Cybersecurity Weekly: Largest ever password dump, DoJ recovers ransom, Chrome bugs
The largest password collection ever was leaked online with 8.4 billion entries. The U.S. DoJ recovers more than half of the ransom paid by Colonial Pipeline. A Chrome browser bug is under active attack. All this, and more, in this week’s edition of Cybersecurity Weekly.
1. Largest password collection ever leaked online with 8.4 billion entries
What seems to be the largest password collection of all time has been leaked on a popular hacker forum. A forum user posted a massive 100 GB text file that contains 8.4 billion entries of passwords. According to the post author, all passwords included in the leak are 6-20 characters long, with non-ASCII characters and white spaces removed.
2. U.S. DoJ recovers more than half ransom paid by Colonial Pipeline
Last week, the DoJ recovered $2.3 million worth of the $4.4 million in bitcoin paid by Colonial Pipeline. In this case, the DOJ's actions were encouraging, said Keatron Evans, principal security researcher at Infosec. "But it should be pointed out that this result is not typical and probably won't be.”
3. Chrome browser bug under active attack
4. U.S. authorities shut down largest marketplace for stolen logins
Last week, the U.S. Department of Justice disrupted and took down the infrastructure of an underground marketplace known as Slilpp. Slipp specialized in trading stolen login credentials as part of an international law enforcement operation. The DoJ said the stolen login credentials sold over Slilpp have been used to siphon more than $200 million in the U.S.
5. McDonald's suffers cyberattack in US, South Korea and Taiwan
The fast food chain hired external investigators to analyze unauthorized activity on an internal security system after suffering a breach earlier this year. Keatron Evans, principal security researcher at Infosec, explained that McDonald's cited recent investments into cybersecurity as one of the reasons the company responded and reported the incident so quickly.
6. Linux system service bug lets you get root on most modern distros
Unprivileged attackers can get a root shell by exploiting an authentication bypass vulnerability in the polkit auth system service installed by default on many modern Linux distributions. Even though many Linux distributions haven't shipped with the vulnerable polkit version until recently, any Linux system shipping with polkit 0.113 or later installed is exposed to attacks.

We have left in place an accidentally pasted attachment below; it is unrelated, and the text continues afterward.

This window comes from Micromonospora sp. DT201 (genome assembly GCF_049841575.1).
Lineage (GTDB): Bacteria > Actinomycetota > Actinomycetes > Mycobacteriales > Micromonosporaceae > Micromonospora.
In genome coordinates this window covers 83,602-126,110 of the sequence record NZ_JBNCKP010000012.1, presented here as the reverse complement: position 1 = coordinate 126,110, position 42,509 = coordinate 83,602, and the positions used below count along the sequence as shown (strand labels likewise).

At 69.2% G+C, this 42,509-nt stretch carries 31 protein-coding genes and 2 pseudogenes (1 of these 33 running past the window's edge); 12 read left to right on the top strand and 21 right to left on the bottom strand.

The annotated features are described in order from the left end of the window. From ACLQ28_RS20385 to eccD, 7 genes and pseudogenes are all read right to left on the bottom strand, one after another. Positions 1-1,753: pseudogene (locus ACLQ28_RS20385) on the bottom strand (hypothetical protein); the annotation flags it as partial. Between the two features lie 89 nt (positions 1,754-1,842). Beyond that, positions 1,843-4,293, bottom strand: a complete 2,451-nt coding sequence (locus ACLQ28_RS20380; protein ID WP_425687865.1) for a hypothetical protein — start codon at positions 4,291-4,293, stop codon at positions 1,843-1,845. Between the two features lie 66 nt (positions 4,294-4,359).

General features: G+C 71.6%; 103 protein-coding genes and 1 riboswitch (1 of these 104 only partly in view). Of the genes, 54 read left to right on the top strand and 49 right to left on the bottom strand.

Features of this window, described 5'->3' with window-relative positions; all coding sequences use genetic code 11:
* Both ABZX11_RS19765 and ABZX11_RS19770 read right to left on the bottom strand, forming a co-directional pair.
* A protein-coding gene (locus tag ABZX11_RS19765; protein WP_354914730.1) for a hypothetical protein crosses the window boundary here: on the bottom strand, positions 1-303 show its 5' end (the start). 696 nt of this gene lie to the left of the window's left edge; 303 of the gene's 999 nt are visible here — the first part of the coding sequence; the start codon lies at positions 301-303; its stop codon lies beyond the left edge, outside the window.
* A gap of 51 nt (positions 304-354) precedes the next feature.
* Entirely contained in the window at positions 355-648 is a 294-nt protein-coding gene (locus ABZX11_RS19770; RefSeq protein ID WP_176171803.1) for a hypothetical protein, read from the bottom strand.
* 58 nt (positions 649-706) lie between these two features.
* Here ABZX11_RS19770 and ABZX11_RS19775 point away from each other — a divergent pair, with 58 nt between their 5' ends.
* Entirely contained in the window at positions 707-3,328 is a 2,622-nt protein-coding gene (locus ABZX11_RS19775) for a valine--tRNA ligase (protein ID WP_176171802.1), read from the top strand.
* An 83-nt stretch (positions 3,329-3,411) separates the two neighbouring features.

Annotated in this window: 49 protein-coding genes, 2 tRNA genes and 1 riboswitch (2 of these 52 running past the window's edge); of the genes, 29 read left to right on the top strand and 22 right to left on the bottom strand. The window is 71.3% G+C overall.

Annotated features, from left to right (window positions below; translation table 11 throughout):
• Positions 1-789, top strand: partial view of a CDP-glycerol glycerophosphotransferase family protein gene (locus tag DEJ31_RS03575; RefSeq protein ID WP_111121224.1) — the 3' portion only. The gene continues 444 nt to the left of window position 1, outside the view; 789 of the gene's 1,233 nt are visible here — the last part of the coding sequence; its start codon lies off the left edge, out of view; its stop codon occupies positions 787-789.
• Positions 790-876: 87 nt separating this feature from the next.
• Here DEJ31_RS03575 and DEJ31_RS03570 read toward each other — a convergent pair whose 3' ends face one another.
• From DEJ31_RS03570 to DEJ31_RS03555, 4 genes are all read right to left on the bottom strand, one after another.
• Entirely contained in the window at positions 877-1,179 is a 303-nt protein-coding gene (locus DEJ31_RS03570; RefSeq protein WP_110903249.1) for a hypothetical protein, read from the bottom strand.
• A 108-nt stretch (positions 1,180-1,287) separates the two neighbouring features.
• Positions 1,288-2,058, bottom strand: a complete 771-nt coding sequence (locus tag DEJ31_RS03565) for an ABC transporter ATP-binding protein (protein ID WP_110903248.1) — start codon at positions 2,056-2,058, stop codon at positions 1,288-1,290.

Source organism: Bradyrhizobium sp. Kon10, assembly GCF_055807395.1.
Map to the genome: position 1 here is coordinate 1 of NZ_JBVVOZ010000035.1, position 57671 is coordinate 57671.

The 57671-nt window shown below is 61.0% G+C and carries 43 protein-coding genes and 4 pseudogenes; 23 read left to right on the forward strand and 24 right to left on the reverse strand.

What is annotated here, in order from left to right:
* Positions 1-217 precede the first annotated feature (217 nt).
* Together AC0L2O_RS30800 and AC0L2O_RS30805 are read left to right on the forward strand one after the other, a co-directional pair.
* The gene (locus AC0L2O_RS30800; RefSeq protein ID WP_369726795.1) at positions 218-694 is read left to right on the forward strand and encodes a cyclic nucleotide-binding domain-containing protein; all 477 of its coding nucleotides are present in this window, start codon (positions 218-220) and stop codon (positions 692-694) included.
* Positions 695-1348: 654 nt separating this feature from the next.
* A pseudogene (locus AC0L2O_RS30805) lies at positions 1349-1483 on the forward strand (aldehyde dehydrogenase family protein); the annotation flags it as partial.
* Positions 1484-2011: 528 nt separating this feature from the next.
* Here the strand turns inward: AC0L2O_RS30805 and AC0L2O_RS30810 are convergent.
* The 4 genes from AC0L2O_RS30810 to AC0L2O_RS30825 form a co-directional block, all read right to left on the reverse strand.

7. CD Projekt data stolen in ransomware attack now circulating online
In February, CD Projekt suffered a ransomware attack that allowed threat actors to steal source code and business data before encrypting devices. In a new statement published last week, CD Projekt announced that this stolen data is now being circulated and may include employee and contractor details.
8. Mozilla says Google's new ad tech doesn't protect user privacy
Google's upcoming plans to replace third-party cookies with a less invasive ad targeted mechanism have a number of issues that could defeat its privacy objectives and allow for significant linkability of user behavior, possibly even identifying individual users. Because of this, security researchers at Mozilla are skeptical about the privacy of this new system.
9. Hackers can exploit Samsung pre-installed apps to spy on users
Multiple critical security flaws have been disclosed in Samsung's pre-installed Android apps, which, if successfully exploited, could allow adversaries access to personal data without users' consent and to take control of the devices. Samsung device owners are recommended to apply the latest firmware updates from the company to avoid any potential security risks.
10. Nameless malware attacks 1.2 TB database in the cloud
Last week, researchers said a so-called nameless, undetected malware stole a database in the cloud that contained some 1.2 terabytes of files, cookies and credentials that came from 3.2 million Windows-based computers. The hacker group disclosed the database location accidently and the cloud provider hosting the data was able to eventually take it down.